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Boston University builds upon relationship with cloud computing company

Red Hat, a cloud computing company, announces a collaborative research and education agreement with Boston University on Jan. 23. PHOTO BY BRIAN SONG/ DAILY FREE PRESS STAFF
Red Hat, a cloud computing company, announces a collaborative research and education agreement with Boston University on Jan. 23. PHOTO BY BRIAN SONG/ DAILY FREE PRESS STAFF

Boston University President Robert Brown announced on Jan. 23 that BU joined Red Hat, a technology storage company, in a five-year long, $5-million research collaboration that will merge Red Hat’s open source innovation with BU’s cloud computing research.

Red Hat will be working with researchers at BU, including undergraduate, graduate students, Ph.D candidates, postdocs and visiting scientists, Vice President and Associate Provost for Research Gloria Waters wrote. 

Waters wrote the collaboration will allow Red Hat and BU to use each other to their respective advantages.

“This will provide students with insight into the questions/issues that industry is working on and ensure that their work is relevant to the commercial data centers that power the cloud,” Waters wrote in an email to The Daily Free Press. “It will also provide Red Hat the opportunity to hire BU students as engineers and technology leaders.”

Director at the Rafik B. Hariri Institute for Computing and Computational Science and Engineering Azer Bestavros said this partnership will add opportunities beyond the classroom the university provides to students.

“Many of the research projects are outgrowth of projects that were initiated in courses offered at BU,” Bestavros said.

This collaboration is not the first between BU and Red Hat.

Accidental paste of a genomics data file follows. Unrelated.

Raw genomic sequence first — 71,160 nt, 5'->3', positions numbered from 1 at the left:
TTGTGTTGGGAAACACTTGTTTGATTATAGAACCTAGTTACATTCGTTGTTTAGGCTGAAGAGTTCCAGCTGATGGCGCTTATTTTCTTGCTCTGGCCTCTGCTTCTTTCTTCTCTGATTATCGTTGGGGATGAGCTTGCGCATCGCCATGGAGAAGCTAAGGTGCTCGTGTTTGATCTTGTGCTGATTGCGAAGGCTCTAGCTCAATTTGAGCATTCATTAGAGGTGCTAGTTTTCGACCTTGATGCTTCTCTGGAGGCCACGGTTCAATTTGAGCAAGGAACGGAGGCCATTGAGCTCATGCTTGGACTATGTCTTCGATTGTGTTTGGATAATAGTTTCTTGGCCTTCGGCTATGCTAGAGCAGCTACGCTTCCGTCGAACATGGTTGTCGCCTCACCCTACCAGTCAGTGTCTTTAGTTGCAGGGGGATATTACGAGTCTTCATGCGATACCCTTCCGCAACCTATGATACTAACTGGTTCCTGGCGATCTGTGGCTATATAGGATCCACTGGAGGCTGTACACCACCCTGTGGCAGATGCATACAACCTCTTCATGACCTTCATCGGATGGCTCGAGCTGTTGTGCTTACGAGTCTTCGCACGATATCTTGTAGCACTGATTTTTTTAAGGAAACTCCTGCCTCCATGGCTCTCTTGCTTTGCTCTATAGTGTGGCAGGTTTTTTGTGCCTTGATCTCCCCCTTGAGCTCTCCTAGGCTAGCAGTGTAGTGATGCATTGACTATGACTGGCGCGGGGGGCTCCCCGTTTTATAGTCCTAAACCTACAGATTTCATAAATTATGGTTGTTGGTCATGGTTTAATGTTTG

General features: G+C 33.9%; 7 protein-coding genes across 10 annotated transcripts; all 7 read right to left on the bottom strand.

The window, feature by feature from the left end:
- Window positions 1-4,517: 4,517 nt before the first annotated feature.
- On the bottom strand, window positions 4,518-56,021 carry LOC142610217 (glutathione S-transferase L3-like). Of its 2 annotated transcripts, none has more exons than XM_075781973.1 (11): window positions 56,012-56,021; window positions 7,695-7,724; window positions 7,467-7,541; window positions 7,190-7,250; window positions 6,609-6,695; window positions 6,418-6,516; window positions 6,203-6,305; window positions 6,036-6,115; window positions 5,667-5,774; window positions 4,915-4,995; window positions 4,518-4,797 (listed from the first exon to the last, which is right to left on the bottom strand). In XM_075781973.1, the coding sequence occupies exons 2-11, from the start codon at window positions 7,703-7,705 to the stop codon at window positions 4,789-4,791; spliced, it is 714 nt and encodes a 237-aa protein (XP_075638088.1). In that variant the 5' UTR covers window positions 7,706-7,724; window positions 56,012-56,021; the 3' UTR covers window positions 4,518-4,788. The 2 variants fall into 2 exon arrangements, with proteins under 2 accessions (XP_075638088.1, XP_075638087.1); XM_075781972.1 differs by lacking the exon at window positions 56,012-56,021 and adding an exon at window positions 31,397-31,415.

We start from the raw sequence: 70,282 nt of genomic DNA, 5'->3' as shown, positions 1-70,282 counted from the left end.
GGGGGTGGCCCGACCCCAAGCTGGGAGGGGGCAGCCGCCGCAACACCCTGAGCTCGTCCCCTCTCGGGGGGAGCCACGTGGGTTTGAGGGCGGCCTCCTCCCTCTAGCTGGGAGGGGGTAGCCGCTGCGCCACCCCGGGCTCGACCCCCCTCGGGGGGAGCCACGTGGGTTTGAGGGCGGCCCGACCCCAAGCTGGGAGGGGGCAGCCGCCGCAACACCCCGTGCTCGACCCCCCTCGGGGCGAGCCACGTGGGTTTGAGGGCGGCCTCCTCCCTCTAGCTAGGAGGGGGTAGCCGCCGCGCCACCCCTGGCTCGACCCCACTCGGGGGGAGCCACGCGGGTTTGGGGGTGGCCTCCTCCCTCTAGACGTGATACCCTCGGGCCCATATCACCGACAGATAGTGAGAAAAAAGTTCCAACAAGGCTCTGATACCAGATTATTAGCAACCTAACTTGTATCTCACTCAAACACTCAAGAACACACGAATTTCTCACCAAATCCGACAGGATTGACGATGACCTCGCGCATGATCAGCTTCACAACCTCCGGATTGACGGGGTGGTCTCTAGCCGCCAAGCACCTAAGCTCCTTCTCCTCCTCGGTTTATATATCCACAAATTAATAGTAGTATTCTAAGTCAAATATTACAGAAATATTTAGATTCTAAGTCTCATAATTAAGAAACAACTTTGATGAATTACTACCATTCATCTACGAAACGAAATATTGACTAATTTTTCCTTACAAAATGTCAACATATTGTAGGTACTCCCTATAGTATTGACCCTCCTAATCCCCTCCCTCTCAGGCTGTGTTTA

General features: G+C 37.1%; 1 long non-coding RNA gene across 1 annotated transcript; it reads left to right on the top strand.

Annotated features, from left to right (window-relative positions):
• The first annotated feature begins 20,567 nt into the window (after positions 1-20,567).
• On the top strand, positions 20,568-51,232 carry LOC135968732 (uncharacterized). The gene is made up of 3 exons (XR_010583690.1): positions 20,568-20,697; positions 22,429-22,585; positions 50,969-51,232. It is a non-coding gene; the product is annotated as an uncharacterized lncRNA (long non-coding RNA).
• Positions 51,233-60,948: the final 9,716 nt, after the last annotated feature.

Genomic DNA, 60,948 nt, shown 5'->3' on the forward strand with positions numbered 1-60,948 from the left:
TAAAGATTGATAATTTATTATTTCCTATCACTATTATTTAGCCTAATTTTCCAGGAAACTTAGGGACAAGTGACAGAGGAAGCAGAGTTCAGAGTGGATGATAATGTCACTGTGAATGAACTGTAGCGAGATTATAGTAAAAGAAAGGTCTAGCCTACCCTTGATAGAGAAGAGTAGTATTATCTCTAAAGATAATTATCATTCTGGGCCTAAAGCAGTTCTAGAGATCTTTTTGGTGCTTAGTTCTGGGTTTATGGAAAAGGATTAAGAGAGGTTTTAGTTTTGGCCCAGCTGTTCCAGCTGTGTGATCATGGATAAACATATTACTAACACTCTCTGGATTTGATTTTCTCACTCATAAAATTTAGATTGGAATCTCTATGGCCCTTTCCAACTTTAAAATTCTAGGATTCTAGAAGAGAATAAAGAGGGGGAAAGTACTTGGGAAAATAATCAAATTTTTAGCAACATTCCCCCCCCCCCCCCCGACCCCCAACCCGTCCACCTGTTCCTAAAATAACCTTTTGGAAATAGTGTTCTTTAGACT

BU’s Hariri Institute and Red Hat have been working for three years on the Massachusetts Open Cloud, a collaborative project between several Massachusetts colleges to “develop an open, production-quality cloud computing system,” according to a statement on the Hariri Institute’s website. The new collaboration is an outgrowth of the MOC, Bestavros said.

Director of BU’s Cloud Computing Initiative Orran Krieger said BU and Red Hat wanted to combine the strengths of the two parties.

“We have an incredible opportunity to merge the strengths of Red Hat as a leader in open source with BU’s strength in cloud computing research,” Krieger said.

Krieger said partnering with Red Hat has been a success so far and is looking forward to its continuation.

“It has been an awesome collaboration,” Krieger said. “Both groups felt we want to strengthen and deepen the collaboration, and this is a significant commitment from both sides.”

The aim of the collaboration is two-fold, said Jan Holzer, a senior consulting engineer at Red Hat.

“One [aim] is clearly to feed some meaningful research [at BU] in a number of areas around cloud computing, workload, micro services [and] satellite computing,” Holzer said. “[These are] a lot of the same technology areas BU has invested research in.”

Holzer said not only engineering and computer science students will be able to reap the benefits and Red Hat looks forward to tapping into BU’s “bright talent.”

“It sort of it sounds like engineering is sort of our target focus,” Holzer said.  “We’re interested in any area of research possibly … if a student has an interesting topic for us which can be related back to technology … we’re not turning down any idea.”

Several students said they are looking forward to the collaboration’s implementation.

Jesse Mendoza, a sophomore in the College of Arts and Sciences, said he hopes to participate in the program even though he is a chemistry major.

“I believe that the big data platforms provided by Red Hat could help immensely with data crunching in my research lab,” Mendoza said.

Katherine Ward, a sophomore in the College of Engineering, said this project is important in helping students better understand computing.

“Understanding computer programs and systems is critical for all engineers,” Ward said. “Hopefully this collaboration can better inform all students about the use of computer systems in industry and research.”

Ward, a biomedical engineering major, said she is excited to see money allocated toward her department.

“I am excited for the computer engineering and science students to be able to form a relationship with industry, conduct research and receive funding,” she said. “They deserve the support from industry that the biomedical engineering department has earned.”

Katherine Vella, a freshman in ENG, said the partnership will help BU stay in the current with research.

“This is going to help us stay relevant and modern, keeping up with the competition in a world where technology is changing so fast and growing so fast,” Vella said.

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